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Clamming: Fishermen, regulators open up

Plastic bags of surf clam meat from Georges Bank were designated for testing on the deck of a ship in September.

Gretchen Ertl for The Boston Globe/file

Plastic bags of surf clam meat from Georges Bank were designated for testing on the deck of a ship in September.

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The resumption of clamming after 23 years on a once-toxic site off the New England coast should send a message to both the local fishing industry and the federal agencies that oversee it: By working together to find solutions, rather than engaging in endless conflict, fishermen and regulators can give new hope to the local seafood industry.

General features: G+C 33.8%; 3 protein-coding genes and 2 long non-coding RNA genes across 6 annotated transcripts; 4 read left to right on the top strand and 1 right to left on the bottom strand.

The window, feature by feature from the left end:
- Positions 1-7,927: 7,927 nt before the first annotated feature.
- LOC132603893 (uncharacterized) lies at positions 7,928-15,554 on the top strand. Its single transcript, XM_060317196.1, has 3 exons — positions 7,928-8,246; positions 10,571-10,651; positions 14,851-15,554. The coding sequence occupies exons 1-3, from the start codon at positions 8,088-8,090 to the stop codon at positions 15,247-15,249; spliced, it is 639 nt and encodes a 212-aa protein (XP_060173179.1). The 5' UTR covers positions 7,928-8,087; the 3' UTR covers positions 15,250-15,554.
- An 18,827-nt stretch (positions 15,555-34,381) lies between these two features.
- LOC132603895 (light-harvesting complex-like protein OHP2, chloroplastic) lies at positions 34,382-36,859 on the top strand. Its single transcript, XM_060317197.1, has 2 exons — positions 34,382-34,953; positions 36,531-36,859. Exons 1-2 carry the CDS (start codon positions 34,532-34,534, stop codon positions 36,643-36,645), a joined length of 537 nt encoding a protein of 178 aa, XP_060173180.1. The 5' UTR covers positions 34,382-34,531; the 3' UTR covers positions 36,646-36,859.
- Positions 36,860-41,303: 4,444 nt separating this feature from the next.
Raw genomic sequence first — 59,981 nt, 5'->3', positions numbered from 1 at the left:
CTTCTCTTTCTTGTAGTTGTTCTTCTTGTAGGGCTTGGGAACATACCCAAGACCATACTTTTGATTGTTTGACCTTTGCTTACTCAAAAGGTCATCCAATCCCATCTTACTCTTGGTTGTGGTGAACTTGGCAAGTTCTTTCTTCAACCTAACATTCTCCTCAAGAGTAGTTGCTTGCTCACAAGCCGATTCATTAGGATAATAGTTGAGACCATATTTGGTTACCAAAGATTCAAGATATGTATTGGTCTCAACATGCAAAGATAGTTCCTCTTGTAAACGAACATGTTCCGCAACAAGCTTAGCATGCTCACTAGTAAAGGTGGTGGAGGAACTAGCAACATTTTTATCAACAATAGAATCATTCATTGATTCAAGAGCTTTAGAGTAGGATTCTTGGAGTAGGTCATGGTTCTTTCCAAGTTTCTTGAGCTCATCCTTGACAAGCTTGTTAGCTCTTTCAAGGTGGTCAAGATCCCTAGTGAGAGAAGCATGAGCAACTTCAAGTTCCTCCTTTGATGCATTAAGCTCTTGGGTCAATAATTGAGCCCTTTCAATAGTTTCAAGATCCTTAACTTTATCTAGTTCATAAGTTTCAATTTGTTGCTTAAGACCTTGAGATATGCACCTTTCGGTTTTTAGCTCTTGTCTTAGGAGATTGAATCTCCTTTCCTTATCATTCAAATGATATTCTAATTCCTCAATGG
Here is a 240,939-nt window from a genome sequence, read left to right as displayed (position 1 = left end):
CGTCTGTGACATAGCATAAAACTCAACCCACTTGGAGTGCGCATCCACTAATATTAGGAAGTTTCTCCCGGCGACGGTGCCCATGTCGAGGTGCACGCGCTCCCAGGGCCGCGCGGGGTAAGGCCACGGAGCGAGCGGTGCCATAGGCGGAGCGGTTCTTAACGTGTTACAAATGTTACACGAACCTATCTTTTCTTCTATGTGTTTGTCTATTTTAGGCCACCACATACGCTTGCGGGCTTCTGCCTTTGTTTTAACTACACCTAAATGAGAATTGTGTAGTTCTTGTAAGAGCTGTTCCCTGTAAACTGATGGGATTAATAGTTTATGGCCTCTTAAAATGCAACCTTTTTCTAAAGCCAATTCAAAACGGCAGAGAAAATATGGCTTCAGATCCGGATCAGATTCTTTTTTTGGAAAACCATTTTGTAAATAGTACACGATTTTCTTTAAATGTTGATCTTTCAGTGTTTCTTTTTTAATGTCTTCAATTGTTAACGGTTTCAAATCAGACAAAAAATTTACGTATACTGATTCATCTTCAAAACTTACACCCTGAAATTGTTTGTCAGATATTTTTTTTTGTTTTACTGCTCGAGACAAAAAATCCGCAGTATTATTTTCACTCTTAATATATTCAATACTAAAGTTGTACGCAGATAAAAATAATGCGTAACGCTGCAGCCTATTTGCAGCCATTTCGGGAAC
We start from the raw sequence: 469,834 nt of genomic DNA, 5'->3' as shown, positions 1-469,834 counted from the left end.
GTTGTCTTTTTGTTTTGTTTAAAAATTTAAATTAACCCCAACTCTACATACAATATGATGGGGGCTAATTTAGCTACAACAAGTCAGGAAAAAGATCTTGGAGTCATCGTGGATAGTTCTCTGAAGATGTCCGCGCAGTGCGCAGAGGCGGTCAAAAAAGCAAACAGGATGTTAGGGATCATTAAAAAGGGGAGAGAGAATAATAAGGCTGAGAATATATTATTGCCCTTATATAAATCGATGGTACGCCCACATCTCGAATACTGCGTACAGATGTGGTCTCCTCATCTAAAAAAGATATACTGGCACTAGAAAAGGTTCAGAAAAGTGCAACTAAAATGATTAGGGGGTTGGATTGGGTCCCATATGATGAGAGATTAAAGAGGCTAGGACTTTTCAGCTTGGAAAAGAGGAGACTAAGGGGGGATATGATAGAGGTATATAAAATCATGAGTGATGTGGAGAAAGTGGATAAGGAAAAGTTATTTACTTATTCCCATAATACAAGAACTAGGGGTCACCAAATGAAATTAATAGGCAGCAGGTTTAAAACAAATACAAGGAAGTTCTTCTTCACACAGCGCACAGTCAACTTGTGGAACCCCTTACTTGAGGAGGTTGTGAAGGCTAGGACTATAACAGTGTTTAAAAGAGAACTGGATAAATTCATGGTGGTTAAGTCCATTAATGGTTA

The small section of Georges Bank was closed to surf clam and quahog shellfishing in 1990 because of toxic algae blooms, leaving untold millions of dollars of seafood on the ocean floor. But a five-year trial in which clammers used a safety testing kit developed by the Food and Drug Administration showed that the area could be safely harvested.

The FDA is now training dozens of other fishermen to use the kit. The resumption of clamming is more than just a demonstration of cooperation between fishermen and the government. It is a reminder of the value of research at state universities. While the FDA developed the test kit, informative assessments of the clams and sea water conditions were conducted by scientists from UMass Dartmouth and the University of Maine. Not all fishing controversies can be solved so easily, but the partial reopening of bivalve beds gives hope for more solutions to maintain a sustainable fishing industry in New England.

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